Hypnosis Ia (Autohypnosis)
Ana Iribas Rudin

Hypnosis I-a (Autohypnosis) (2009), premiered at the Exploring Consciousness with Art, Technology, Media and Design exhibition in Hong Kong, is a conceptual video-art piece, the first of a series of videos by the author about hypnotic phenomena. The appearance is simple, deliberately low-tech, as in the manner of a domestic or low-budget science experiment, carried out in a relatively neutral environment (with the backgrounds of raw linen curtains, and a bookshelf with volumes on consciousness). The hypnotist and the hypnotised person are the same individual (the author), deliberately dressed identically. The dual figures of subject and experimenter symbolise the two processes that take place in a self-hypnosis. The things that are said are serious, and sometimes seriously humorous to the knowledgeable public, but a naive eye can regard the piece only as a formal, serious experiment. The hypnotiser gives an initial brief induction procedure, suggestions of going deeper into the trance, and a few questions decided beforehand. As for the hypnotised subject, she is recorded in real time while she listens to the (previously edited) suggestions through a hidden earphone. The subject's reactions develop unpredictably. Later, the video is edited, cutting the parts of the hypnotiser and the hypnotised in chronological order, and making up a continuum that reproduces faithfully the sequence of events. In line with the circularity of the piece, the recording, editing and performing are entirely done by the author. No external eye or hand intervenes in the process. The video is not meant to illustrate a particular theory, but rather to play with opposite viewpoints, and to open questions, rather than answering them. Although the subject may seem to enter a trance, the ambiguity is always left open as to whether it is only a staging where self-consciousness and control are never lost. 'Insiders' of the field of hypnosis will recognise these issues: a) subject-induced self-hypnosis vs. experimenter-induced hetero-hypnosis; b) intentionality vs. involuntariness; c) dissociation; d) altered state of consciousness theories; e) socio-cognitive, role-play and acting theories; f) third-person perspective vs. first-person perspective, and the difficulty in bridging them in consciousness studies, and g) state-specific knowledge and the permeability/communicability among states of consciousness.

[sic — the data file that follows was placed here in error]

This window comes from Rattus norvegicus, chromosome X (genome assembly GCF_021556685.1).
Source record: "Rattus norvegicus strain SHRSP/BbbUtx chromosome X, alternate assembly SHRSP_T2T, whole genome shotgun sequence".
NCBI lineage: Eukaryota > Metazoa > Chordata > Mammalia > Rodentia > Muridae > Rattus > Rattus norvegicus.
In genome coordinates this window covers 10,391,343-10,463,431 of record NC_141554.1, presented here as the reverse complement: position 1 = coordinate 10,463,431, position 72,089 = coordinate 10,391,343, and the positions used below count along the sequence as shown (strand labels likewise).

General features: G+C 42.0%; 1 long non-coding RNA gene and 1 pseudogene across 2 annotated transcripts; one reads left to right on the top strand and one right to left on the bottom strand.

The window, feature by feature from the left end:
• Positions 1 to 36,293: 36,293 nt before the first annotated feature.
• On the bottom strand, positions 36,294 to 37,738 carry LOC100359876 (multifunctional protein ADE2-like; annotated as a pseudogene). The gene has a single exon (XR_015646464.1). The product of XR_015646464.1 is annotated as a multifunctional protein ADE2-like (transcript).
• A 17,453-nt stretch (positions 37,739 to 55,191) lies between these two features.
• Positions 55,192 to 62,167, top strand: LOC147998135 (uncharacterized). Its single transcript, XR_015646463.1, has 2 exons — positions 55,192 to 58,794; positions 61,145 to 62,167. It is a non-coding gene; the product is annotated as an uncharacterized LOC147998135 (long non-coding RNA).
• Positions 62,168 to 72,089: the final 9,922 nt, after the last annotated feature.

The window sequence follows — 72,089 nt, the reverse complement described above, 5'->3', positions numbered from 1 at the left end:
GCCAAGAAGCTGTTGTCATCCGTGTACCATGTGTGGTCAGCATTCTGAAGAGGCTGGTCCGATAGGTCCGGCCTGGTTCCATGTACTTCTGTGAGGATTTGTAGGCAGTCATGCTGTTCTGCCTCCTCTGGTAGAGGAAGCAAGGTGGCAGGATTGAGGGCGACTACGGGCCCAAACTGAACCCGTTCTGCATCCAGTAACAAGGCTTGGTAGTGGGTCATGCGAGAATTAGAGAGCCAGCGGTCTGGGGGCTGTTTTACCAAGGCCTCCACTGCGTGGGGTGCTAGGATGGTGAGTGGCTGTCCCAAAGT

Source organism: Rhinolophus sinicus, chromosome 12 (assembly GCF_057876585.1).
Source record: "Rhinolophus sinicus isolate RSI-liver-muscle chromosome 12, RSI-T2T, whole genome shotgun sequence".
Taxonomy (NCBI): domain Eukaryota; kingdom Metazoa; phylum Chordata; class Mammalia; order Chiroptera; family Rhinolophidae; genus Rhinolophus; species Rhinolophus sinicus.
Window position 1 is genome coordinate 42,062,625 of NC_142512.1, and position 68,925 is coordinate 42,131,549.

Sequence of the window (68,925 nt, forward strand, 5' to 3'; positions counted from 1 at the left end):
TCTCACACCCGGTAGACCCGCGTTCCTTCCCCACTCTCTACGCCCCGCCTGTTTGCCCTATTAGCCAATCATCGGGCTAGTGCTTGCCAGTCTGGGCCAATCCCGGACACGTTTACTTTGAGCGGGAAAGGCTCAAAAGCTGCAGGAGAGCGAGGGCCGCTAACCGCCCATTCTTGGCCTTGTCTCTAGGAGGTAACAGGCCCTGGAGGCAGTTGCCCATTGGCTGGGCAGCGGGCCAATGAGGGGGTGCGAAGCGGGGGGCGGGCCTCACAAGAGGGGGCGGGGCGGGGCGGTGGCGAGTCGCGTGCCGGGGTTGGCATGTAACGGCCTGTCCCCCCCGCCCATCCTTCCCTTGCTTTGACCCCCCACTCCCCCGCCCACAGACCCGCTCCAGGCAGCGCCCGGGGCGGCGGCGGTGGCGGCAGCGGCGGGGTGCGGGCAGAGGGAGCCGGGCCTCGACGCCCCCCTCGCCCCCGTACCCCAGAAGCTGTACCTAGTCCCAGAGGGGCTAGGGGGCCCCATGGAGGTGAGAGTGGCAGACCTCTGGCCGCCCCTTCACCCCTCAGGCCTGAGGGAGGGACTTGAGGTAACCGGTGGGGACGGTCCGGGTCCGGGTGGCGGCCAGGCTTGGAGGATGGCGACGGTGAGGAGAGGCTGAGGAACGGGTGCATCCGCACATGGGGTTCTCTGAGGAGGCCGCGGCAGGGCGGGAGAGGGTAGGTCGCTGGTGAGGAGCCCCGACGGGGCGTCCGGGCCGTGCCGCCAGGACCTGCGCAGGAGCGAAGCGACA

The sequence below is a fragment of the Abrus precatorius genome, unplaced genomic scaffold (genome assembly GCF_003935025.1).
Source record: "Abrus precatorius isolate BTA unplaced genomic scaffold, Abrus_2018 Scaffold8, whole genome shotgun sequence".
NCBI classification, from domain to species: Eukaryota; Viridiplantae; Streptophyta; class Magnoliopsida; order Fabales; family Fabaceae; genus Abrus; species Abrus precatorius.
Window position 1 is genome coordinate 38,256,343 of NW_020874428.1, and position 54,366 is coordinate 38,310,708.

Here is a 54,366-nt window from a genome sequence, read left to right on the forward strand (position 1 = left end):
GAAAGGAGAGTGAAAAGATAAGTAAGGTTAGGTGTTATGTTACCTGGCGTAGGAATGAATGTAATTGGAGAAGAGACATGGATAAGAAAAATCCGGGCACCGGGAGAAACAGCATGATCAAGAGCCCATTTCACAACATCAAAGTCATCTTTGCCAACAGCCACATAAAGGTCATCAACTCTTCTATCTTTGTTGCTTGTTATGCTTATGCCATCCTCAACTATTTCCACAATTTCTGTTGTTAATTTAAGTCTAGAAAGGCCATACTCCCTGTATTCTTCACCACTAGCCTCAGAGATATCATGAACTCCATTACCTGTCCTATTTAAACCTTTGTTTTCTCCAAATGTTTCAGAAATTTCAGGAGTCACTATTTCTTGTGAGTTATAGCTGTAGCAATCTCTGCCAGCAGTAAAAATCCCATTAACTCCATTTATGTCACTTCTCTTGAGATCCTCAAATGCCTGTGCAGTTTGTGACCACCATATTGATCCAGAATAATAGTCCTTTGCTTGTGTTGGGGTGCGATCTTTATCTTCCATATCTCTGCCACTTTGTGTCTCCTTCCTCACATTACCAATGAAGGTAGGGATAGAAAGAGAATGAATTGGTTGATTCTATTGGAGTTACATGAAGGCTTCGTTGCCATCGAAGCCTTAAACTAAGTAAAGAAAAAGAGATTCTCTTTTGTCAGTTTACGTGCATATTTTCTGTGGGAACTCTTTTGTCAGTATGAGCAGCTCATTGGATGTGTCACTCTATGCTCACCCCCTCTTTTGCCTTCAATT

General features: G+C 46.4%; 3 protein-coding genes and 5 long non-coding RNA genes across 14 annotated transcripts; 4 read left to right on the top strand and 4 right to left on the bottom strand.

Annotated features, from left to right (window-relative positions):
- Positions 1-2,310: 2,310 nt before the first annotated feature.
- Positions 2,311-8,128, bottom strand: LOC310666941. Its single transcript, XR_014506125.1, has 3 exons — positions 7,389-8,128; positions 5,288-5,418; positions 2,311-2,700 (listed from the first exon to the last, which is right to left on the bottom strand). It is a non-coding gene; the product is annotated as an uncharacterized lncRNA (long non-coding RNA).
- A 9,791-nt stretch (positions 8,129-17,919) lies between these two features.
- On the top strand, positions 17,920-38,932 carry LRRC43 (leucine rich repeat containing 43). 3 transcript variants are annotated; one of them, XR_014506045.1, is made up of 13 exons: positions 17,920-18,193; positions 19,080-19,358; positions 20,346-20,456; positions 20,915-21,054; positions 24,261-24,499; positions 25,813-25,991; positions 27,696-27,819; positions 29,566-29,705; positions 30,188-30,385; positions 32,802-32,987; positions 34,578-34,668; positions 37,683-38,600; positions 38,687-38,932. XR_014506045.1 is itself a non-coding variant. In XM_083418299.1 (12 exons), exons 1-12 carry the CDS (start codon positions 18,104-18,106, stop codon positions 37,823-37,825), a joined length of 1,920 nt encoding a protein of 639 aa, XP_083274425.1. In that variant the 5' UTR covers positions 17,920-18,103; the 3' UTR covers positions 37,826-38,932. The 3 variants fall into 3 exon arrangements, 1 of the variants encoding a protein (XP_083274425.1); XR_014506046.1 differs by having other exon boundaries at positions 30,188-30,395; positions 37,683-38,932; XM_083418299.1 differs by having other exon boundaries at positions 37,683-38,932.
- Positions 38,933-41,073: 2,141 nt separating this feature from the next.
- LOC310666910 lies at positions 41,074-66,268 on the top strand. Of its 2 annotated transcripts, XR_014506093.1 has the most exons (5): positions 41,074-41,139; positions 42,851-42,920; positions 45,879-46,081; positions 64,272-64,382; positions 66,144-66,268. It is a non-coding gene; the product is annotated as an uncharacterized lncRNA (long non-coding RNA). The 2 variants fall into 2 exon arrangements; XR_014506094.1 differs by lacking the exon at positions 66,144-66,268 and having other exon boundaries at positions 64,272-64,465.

Copyright © 2008 The Hong Kong Polytechnic University School of Design